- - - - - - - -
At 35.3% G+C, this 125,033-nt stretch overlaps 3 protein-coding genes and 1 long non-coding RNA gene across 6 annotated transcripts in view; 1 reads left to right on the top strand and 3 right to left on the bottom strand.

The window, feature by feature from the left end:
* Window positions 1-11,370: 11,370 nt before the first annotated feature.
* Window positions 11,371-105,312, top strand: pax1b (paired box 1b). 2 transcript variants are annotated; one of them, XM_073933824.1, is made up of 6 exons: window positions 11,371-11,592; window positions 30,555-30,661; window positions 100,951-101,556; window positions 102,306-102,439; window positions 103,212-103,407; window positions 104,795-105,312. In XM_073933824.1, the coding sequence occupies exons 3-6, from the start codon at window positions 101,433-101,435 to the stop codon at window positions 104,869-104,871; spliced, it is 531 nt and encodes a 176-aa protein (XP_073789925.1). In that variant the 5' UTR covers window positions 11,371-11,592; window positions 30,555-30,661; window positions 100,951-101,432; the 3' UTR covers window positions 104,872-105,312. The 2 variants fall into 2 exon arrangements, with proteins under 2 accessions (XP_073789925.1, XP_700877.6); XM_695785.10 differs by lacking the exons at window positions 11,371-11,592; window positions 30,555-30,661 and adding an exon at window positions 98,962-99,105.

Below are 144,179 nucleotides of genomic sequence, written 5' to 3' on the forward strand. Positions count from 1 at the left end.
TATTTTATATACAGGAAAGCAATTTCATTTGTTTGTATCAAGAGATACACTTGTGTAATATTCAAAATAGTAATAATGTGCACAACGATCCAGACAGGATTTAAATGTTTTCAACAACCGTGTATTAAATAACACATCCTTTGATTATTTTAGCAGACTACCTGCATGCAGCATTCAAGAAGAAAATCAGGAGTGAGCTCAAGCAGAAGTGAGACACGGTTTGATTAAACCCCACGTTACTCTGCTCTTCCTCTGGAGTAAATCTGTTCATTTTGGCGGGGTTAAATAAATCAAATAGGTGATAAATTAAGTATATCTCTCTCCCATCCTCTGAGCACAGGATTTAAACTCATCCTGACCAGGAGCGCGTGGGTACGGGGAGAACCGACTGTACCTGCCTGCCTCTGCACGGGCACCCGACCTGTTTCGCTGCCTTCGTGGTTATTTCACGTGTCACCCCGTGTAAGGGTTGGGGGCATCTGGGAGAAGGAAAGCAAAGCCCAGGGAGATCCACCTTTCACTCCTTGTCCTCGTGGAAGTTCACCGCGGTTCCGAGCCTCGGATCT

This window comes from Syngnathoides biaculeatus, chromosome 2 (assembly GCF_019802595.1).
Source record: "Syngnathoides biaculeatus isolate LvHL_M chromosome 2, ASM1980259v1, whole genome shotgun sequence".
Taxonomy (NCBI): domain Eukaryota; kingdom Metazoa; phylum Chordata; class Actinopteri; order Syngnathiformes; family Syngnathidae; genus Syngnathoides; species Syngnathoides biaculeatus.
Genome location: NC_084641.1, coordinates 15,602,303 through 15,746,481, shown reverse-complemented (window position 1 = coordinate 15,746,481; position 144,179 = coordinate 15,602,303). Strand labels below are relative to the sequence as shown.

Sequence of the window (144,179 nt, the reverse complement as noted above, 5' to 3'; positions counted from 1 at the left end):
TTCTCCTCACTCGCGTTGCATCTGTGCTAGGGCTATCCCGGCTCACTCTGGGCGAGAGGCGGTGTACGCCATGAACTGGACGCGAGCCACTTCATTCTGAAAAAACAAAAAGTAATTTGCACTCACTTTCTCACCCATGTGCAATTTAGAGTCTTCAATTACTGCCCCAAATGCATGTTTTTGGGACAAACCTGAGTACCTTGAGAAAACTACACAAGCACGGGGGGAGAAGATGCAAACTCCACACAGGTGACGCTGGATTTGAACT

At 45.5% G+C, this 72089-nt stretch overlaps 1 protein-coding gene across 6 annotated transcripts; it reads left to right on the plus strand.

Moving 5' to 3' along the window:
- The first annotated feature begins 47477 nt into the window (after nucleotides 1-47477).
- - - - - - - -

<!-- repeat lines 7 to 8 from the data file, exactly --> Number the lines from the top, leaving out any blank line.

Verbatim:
This window comes from Syngnathoides biaculeatus, chromosome 2 (assembly GCF_019802595.1).
Source record: "Syngnathoides biaculeatus isolate LvHL_M chromosome 2, ASM1980259v1, whole genome shotgun sequence".